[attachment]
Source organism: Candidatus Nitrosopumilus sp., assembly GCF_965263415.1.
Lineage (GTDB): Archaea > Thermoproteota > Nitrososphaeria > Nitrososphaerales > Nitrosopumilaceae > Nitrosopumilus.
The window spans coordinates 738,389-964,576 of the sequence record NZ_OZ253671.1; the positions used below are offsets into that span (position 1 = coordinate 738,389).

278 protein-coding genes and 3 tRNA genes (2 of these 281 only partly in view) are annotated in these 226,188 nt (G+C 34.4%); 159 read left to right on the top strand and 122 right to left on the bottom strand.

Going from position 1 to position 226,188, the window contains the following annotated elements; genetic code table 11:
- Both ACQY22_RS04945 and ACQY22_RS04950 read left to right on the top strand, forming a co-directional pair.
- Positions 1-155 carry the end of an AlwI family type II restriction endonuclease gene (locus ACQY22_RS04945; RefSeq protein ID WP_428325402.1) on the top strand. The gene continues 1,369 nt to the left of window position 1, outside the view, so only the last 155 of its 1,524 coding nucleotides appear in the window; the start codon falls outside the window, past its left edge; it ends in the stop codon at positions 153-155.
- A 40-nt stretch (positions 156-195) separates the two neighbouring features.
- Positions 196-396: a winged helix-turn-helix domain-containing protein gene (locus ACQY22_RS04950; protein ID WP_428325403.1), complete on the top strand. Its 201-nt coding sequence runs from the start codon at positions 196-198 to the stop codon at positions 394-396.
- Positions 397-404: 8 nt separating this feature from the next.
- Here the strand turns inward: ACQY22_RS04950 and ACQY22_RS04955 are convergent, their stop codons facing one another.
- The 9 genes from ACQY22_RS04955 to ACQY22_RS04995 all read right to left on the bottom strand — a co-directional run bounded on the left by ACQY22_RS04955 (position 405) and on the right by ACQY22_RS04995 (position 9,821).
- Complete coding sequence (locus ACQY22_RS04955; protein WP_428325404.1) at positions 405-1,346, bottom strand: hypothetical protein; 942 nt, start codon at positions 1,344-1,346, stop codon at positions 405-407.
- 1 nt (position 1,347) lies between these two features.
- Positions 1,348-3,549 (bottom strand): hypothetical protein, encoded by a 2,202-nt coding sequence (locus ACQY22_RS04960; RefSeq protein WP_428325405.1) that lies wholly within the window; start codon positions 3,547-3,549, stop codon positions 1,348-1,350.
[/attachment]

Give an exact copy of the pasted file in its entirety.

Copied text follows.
Source organism: Candidatus Nitrosopumilus sp., assembly GCF_965263415.1.
Lineage (GTDB): Archaea > Thermoproteota > Nitrososphaeria > Nitrososphaerales > Nitrosopumilaceae > Nitrosopumilus.
The window spans coordinates 738,389-964,576 of the sequence record NZ_OZ253671.1; the positions used below are offsets into that span (position 1 = coordinate 738,389).

278 protein-coding genes and 3 tRNA genes (2 of these 281 only partly in view) are annotated in these 226,188 nt (G+C 34.4%); 159 read left to right on the top strand and 122 right to left on the bottom strand.

Going from position 1 to position 226,188, the window contains the following annotated elements; genetic code table 11:
- Both ACQY22_RS04945 and ACQY22_RS04950 read left to right on the top strand, forming a co-directional pair.
- Positions 1-155 carry the end of an AlwI family type II restriction endonuclease gene (locus ACQY22_RS04945; RefSeq protein ID WP_428325402.1) on the top strand. The gene continues 1,369 nt to the left of window position 1, outside the view, so only the last 155 of its 1,524 coding nucleotides appear in the window; the start codon falls outside the window, past its left edge; it ends in the stop codon at positions 153-155.
- A 40-nt stretch (positions 156-195) separates the two neighbouring features.
- Positions 196-396: a winged helix-turn-helix domain-containing protein gene (locus ACQY22_RS04950; protein ID WP_428325403.1), complete on the top strand. Its 201-nt coding sequence runs from the start codon at positions 196-198 to the stop codon at positions 394-396.
- Positions 397-404: 8 nt separating this feature from the next.
- Here the strand turns inward: ACQY22_RS04950 and ACQY22_RS04955 are convergent, their stop codons facing one another.
- The 9 genes from ACQY22_RS04955 to ACQY22_RS04995 all read right to left on the bottom strand — a co-directional run bounded on the left by ACQY22_RS04955 (position 405) and on the right by ACQY22_RS04995 (position 9,821).
- Complete coding sequence (locus ACQY22_RS04955; protein WP_428325404.1) at positions 405-1,346, bottom strand: hypothetical protein; 942 nt, start codon at positions 1,344-1,346, stop codon at positions 405-407.
- 1 nt (position 1,347) lies between these two features.
- Positions 1,348-3,549 (bottom strand): hypothetical protein, encoded by a 2,202-nt coding sequence (locus ACQY22_RS04960; RefSeq protein WP_428325405.1) that lies wholly within the window; start codon positions 3,547-3,549, stop codon positions 1,348-1,350.